Tuesday, September 23, 2014

Autumn musings

Well, that time of the year again - hope the harvest is in.

Found something on Youtube. This was the time of year for basket making, cishogs, and this footage is of a very dear friend.
The collie was called Bran.

In the background is the house where I spent a lot of my summers, happy memories.

Mind you, I hated the sheep in the spring.

I just wanted to share these videos with readers, a great deal of what I know about growing veg, the importance of being able to sustain oneself and to plan ahead, to value what nature can give to you, I learnt from the man featured in the videos above.

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Saturday, September 20, 2014

Bespoke Irish Garden Furniture

A very dear friend of mine has recently started producing garden furniture.
Its made with care, and made to last.

His facebook page gives a much wider selection of his designs

Personally, as you can see from the blog, I really do believe in supporting local Artists, Craftspeople and Artisans
Something like Ian's creations really add to a garden, they are individual and unique as opposed to something mass produced and soulless from a factory in the far east.
Ian's work is designed to be durable, to the point that several bars, cafes and clubs use his products because of their style, sturdiness and durability.

 Ian is primarily a metal worker, so also does features for inside the home like the quirky wine rack bicycle (but please don't drink and ride!!) or other features such as light fittings, candle holders etc.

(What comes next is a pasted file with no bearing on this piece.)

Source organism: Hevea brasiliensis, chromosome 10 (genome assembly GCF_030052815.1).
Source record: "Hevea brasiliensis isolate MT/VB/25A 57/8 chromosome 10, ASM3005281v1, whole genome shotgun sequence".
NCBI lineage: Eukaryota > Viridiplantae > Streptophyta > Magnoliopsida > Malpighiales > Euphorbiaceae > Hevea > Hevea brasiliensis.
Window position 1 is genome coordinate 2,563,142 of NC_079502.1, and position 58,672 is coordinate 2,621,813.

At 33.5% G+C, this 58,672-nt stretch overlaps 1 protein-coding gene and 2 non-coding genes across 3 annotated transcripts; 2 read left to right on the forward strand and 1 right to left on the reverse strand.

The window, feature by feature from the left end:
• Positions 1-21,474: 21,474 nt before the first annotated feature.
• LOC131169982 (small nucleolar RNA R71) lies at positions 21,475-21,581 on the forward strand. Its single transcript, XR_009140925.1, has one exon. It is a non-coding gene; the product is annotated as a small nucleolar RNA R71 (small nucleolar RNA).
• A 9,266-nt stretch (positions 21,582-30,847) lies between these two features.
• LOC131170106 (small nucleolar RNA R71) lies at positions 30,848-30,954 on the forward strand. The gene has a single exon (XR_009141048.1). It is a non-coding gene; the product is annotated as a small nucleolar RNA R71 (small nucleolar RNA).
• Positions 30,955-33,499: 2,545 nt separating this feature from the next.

Other features that add to a garden also feature in his creative talents. I really like the gate cap featured here.

As always, I really feel people should re-duce, re-use and re-cycle - but also re-source, something from the locality or even the country maintains funds - and equally important - creativity in the community.
So, if your considering adding features to your garden, or preparing a meal, keep an eye out for local and national creators and producers.

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Thursday, September 11, 2014


Just browsing recently, weather in the Baltic means a bit of downtime.
I am looking at a new property, I am hopeful, but nothing is certain yet - the mortgage still needs to be applied for, engineers need to be consulted etc. Early days but fingers crossed.

When one is daydreaming, the internet can be a disaster - but sometimes it helps.


One thing I would like to do is keep chickens. When I was a child in Connemara, my grandmother kept them - as did my friend Sean in Roundstone, with whom I spent many happy days.
Chickens Rock.
Chickens provide food
Chickens provide pest control 
Chickens provide a great deal of entertainment 
- especially for children (if you meet me in a pub ask me about chicken dominoes)

There are several companies in Ireland who provide chickens commercially.
Two I have seen are: 
henpecked based in Galway, and present at the Connemara Pony Show (see pics) & chique-hen with whom a schoolfriend of mine was involved - 

Both these companies also provide coops, equipment  etc.

I remember as a child, a box of chicks being delivered to my Grandmother by Bus Eireann.
That'll teach him to stick his fingers into the cage!!

But in getting chickens, I saw something recently that I thought was a cool way of getting chickens and doing something compassionate. A quick internet search will give quick results - but essentially it is re-homing rescue birds from battery chicken farms.